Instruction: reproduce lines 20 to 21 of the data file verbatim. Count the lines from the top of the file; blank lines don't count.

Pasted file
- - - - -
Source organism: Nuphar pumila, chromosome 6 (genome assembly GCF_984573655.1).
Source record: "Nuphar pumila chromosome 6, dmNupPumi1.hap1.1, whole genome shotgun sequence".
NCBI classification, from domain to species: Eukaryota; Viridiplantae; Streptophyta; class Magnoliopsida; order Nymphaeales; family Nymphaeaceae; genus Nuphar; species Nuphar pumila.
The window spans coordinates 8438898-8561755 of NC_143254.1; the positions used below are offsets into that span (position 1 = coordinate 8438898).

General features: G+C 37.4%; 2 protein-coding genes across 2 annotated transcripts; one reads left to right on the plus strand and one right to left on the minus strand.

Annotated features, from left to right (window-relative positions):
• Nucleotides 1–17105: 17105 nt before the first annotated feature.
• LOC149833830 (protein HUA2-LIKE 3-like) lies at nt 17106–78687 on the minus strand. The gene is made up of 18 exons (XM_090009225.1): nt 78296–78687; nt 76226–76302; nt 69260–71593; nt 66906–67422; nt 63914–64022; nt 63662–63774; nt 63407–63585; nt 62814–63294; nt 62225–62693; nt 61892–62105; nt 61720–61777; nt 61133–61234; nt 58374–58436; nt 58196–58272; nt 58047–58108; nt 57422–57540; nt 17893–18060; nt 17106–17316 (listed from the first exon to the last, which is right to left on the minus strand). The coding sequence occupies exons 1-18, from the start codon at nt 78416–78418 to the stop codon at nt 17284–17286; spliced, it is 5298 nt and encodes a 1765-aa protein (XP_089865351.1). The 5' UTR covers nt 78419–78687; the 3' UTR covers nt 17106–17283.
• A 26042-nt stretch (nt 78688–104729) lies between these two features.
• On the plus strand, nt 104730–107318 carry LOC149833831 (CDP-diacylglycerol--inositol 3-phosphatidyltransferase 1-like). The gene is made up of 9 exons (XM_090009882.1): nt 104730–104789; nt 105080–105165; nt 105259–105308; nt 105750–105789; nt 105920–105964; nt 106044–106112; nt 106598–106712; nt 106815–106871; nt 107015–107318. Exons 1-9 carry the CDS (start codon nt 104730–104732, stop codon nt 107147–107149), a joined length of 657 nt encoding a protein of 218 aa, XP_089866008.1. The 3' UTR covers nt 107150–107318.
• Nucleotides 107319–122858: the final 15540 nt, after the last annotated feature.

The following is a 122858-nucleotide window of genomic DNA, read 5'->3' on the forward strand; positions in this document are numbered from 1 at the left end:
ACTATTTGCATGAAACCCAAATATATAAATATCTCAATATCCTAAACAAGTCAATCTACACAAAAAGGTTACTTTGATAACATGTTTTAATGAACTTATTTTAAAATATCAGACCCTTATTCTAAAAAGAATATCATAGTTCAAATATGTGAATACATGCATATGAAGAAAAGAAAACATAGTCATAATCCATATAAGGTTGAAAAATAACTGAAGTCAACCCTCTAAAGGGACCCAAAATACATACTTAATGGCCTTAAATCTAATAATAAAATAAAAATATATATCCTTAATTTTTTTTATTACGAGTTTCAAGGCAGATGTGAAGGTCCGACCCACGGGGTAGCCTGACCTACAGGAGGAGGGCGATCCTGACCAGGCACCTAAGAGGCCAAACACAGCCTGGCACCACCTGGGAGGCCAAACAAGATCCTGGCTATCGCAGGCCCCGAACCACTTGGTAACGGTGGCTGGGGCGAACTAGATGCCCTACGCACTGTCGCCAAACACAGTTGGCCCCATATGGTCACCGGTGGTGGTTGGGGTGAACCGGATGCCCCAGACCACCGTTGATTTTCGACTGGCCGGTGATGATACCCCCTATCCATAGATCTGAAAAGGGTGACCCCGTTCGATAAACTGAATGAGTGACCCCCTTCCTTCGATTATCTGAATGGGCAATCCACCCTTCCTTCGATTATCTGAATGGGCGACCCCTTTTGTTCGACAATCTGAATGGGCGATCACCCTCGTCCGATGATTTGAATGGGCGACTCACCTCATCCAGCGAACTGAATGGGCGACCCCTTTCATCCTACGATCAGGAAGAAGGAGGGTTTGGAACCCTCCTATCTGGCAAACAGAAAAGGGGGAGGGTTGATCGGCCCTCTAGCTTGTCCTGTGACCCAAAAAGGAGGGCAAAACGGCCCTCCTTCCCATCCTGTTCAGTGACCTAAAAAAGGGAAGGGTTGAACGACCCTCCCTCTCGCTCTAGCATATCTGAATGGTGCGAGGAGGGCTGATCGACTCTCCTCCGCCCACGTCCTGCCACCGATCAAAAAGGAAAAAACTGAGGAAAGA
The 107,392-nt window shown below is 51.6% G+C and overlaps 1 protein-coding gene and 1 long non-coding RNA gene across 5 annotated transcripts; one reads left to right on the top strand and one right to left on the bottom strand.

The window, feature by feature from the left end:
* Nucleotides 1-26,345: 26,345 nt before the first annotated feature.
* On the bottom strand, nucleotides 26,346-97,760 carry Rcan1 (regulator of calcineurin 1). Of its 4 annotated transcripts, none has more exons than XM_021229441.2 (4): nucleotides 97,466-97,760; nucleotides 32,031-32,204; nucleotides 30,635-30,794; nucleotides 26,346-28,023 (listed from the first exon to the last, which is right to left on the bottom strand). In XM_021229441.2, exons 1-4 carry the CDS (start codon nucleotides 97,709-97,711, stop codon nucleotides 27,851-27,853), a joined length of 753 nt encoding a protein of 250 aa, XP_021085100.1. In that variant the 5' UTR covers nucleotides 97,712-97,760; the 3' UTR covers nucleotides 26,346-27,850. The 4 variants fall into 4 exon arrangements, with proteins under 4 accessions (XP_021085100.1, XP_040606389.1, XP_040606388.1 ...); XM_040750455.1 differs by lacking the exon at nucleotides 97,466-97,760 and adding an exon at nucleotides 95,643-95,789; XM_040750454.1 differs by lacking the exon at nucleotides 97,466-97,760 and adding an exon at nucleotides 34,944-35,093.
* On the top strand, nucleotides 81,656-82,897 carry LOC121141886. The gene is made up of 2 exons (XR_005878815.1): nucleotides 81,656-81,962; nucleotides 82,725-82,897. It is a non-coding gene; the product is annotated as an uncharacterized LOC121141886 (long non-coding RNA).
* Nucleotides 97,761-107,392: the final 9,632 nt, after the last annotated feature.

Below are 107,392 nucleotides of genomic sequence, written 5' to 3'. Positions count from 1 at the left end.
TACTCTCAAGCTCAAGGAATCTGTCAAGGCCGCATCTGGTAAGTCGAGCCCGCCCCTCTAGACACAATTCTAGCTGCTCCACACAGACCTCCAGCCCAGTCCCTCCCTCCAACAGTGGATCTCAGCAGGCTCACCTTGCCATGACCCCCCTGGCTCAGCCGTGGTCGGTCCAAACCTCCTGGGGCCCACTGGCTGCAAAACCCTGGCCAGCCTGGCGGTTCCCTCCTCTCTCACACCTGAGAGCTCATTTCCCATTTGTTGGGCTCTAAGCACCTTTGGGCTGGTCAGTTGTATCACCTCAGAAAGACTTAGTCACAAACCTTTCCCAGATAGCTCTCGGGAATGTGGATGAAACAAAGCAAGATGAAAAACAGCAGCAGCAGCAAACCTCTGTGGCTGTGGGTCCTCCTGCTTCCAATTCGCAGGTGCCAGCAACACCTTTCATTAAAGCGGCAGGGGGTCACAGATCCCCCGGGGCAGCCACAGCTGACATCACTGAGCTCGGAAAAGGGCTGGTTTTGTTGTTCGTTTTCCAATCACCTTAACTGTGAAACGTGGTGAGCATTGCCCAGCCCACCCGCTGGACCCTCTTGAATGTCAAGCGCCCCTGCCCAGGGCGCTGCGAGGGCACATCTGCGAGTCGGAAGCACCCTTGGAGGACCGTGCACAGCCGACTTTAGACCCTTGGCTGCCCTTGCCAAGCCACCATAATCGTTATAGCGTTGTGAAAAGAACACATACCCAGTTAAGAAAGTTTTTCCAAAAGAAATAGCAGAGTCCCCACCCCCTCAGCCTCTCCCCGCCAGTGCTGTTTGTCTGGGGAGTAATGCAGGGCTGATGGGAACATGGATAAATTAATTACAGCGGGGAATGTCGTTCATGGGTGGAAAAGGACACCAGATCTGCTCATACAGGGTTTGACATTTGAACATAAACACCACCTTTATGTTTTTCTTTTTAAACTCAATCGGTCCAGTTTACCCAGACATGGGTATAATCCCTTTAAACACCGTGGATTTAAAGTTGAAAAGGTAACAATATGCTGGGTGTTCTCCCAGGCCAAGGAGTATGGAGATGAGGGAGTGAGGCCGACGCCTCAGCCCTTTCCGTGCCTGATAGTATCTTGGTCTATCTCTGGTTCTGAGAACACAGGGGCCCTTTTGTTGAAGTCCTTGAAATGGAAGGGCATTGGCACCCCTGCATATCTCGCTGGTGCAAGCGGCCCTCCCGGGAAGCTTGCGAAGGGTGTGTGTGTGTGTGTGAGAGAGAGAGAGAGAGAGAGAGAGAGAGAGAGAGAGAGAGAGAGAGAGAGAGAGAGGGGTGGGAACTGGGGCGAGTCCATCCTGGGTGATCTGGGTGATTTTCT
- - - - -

Below are 107,392 nucleotides of genomic sequence, written 5' to 3'. Positions count from 1 at the left end.
TACTCTCAAGCTCAAGGAATCTGTCAAGGCCGCATCTGGTAAGTCGAGCCCGCCCCTCTAGACACAATTCTAGCTGCTCCACACAGACCTCCAGCCCAGTCCCTCCCTCCAACAGTGGATCTCAGCAGGCTCACCTTGCCATGACCCCCCTGGCTCAGCCGTGGTCGGTCCAAACCTCCTGGGGCCCACTGGCTGCAAAACCCTGGCCAGCCTGGCGGTTCCCTCCTCTCTCACACCTGAGAGCTCATTTCCCATTTGTTGGGCTCTAAGCACCTTTGGGCTGGTCAGTTGTATCACCTCAGAAAGACTTAGTCACAAACCTTTCCCAGATAGCTCTCGGGAATGTGGATGAAACAAAGCAAGATGAAAAACAGCAGCAGCAGCAAACCTCTGTGGCTGTGGGTCCTCCTGCTTCCAATTCGCAGGTGCCAGCAACACCTTTCATTAAAGCGGCAGGGGGTCACAGATCCCCCGGGGCAGCCACAGCTGACATCACTGAGCTCGGAAAAGGGCTGGTTTTGTTGTTCGTTTTCCAATCACCTTAACTGTGAAACGTGGTGAGCATTGCCCAGCCCACCCGCTGGACCCTCTTGAATGTCAAGCGCCCCTGCCCAGGGCGCTGCGAGGGCACATCTGCGAGTCGGAAGCACCCTTGGAGGACCGTGCACAGCCGACTTTAGACCCTTGGCTGCCCTTGCCAAGCCACCATAATCGTTATAGCGTTGTGAAAAGAACACATACCCAGTTAAGAAAGTTTTTCCAAAAGAAATAGCAGAGTCCCCACCCCCTCAGCCTCTCCCCGCCAGTGCTGTTTGTCTGGGGAGTAATGCAGGGCTGATGGGAACATGGATAAATTAATTACAGCGGGGAATGTCGTTCATGGGTGGAAAAGGACACCAGATCTGCTCATACAGGGTTTGACATTTGAACATAAACACCACCTTTATGTTTTTCTTTTTAAACTCAATCGGTCCAGTTTACCCAGACATGGGTATAATCCCTTTAAACACCGTGGATTTAAAGTTGAAAAGGTAACAATATGCTGGGTGTTCTCCCAGGCCAAGGAGTATGGAGATGAGGGAGTGAGGCCGACGCCTCAGCCCTTTCCGTGCCTGATAGTATCTTGGTCTATCTCTGGTTCTGAGAACACAGGGGCCCTTTTGTTGAAGTCCTTGAAATGGAAGGGCATTGGCACCCCTGCATATCTCGCTGGTGCAAGCGGCCCTCCCGGGAAGCTTGCGAAGGGTGTGTGTGTGTGTGTGAGAGAGAGAGAGAGAGAGAGAGAGAGAGAGAGAGAGAGAGAGAGAGAGAGAGAGAGGGGTGGGAACTGGGGCGAGTCCATCCTGGGTGATCTGGGTGATTTTCT